To restore, squeeze a pea-sized amount of polish on a clean soft rag. Rub the cloth all over with a little bit of elbow grease, then polish with a clean cloth. It may take several rounds of polishing the Bakelite but the dullness and light scratches can be removed by employing this method.
Both polishes are also useful in identifying Bakelite. Unless a piece of Bakelite (like black Bakelite) has a coating on it, a small amount of polish rubbed on with a cloth will come away slightly yellow when applied to true Bakelite.
The recession can be felt by jewelry sellers on eBay and the Internet. I belong to a vintage jewelry seller’s group and everyone sees a drop in their sales as a result of the recession. I have documented a drop in the average dollar amount per item I am receiving on eBay sales these days. I’m not complaining….it’s just something I have to live through until things get better.
The 1950s-1960s Winard signed gold filled cameo and matching clip earrings featured above sold this past week in my eBay store for $9.99. A heart-breaking price for me to accept, especially since a set like this would have sold for $45-50 this time last year. There are definitely bargains out there for people still buying.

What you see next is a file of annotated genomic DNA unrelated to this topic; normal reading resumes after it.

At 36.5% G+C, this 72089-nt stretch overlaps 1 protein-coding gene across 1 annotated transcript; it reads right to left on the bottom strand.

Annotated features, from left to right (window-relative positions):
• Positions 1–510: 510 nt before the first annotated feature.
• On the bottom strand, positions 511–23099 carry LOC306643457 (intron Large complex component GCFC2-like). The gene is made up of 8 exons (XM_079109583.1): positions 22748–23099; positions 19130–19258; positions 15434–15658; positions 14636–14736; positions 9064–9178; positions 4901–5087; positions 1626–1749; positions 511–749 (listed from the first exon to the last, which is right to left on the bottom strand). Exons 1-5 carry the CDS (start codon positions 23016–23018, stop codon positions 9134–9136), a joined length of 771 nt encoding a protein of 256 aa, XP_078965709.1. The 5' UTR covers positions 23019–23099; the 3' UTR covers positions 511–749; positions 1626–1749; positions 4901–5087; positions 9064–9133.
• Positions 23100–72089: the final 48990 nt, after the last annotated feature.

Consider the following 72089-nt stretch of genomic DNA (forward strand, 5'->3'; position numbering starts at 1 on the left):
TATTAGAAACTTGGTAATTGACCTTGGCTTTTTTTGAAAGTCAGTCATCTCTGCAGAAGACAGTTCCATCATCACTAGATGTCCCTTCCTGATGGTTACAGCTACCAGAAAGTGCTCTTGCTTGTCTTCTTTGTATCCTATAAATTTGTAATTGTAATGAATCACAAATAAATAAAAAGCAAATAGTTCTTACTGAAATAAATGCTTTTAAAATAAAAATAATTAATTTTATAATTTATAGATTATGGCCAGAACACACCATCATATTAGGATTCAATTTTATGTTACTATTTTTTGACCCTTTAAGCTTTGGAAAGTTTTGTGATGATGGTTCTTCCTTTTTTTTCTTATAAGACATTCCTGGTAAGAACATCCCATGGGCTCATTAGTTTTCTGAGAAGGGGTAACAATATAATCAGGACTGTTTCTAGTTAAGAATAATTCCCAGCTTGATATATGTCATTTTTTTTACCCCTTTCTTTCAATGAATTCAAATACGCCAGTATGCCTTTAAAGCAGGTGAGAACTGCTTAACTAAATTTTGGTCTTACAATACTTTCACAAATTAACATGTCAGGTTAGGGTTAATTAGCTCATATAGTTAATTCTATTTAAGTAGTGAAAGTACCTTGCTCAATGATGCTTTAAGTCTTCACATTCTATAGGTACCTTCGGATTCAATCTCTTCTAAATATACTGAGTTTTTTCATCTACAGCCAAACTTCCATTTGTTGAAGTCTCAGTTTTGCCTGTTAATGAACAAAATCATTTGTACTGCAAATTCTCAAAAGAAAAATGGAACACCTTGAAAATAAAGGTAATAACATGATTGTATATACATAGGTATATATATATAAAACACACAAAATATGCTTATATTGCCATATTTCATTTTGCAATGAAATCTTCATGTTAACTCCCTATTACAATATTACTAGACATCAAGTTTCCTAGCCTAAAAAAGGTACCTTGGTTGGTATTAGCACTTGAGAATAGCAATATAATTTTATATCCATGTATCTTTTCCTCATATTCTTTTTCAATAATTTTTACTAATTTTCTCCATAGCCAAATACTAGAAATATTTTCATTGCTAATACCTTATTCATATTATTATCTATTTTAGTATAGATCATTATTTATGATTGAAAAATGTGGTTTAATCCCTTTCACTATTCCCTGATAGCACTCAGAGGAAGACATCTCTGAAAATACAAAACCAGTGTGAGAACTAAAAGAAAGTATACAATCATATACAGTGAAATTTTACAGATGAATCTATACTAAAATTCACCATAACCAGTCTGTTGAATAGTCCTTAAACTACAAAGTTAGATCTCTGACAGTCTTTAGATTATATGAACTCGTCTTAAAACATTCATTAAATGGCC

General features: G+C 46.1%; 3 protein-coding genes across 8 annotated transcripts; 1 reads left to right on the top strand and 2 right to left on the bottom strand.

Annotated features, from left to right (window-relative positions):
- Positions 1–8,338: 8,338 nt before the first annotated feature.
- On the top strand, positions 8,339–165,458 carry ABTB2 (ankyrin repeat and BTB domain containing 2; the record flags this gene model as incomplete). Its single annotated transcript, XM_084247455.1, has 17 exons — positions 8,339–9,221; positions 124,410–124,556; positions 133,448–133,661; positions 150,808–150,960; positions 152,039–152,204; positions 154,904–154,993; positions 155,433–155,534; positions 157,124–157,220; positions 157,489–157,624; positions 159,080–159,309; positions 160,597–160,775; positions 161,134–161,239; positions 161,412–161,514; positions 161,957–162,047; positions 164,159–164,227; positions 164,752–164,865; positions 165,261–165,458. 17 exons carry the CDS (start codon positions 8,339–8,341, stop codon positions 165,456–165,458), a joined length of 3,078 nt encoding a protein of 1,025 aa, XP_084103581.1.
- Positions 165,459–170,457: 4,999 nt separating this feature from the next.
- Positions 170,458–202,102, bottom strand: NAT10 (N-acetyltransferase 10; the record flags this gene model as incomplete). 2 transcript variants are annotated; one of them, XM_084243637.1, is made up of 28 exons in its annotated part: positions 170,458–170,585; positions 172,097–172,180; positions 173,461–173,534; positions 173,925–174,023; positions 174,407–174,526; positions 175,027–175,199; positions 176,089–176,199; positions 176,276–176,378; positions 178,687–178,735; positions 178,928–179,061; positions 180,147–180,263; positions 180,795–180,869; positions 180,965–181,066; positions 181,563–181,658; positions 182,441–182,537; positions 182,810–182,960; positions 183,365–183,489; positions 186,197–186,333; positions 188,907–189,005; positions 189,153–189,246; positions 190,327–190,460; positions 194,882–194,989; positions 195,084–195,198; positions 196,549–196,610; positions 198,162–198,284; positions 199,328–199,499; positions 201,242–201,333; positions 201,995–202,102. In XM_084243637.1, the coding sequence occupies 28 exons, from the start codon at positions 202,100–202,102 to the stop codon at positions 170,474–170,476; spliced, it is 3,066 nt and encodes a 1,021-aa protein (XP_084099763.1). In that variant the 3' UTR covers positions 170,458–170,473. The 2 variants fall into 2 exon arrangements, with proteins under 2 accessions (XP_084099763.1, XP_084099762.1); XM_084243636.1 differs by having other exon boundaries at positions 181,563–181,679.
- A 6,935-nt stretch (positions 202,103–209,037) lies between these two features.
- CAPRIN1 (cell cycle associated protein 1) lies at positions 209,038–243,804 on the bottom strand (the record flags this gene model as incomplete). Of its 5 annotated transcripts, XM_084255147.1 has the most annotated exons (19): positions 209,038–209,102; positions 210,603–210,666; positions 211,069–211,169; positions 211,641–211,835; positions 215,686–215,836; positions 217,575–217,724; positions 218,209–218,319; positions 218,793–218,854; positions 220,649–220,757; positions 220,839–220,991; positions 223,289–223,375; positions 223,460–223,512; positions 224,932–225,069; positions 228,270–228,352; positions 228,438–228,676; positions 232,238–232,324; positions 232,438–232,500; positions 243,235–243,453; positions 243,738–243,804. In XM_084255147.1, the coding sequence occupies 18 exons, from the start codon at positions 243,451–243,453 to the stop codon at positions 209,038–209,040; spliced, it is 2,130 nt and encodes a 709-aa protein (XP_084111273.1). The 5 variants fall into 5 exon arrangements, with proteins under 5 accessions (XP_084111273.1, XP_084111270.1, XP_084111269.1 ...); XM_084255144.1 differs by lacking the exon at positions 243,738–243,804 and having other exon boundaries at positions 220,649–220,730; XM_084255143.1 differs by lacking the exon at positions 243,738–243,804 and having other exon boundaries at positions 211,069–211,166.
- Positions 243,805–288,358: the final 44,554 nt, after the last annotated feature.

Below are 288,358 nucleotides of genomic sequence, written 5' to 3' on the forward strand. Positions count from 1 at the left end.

Surprisingly, the competition among resellers at antiques auctions for jewelry continues to be strong in my area. Sometimes I see resellers purchasing jewelry at higher prices than I can resell it for. Either they know something I don’t or they’re not very smart. Also, winter seems to bring out people who are desperate for more stock when the pickings are slim in the cold weather months.
In my opinion, the market will continue to be depressed for a while. I think that some sellers will not survive the recession. Those who can hang on will be the sellers who already had strong customer bases and sufficient capital to survive the down times.
I need help identifying the maker of this copper and enamel pendant and matching earrings. The set has a bright orange background with raised flowers on the front. The backside of the set is also enameled. The pieces are of obvious high quality but I have not been able to identify the maker’s mark on the attached sticker. I’ve asked everyone I know in the vintage jewelry trade and still don’t know. If someone out there knows who this maker is, please email me! Thanks!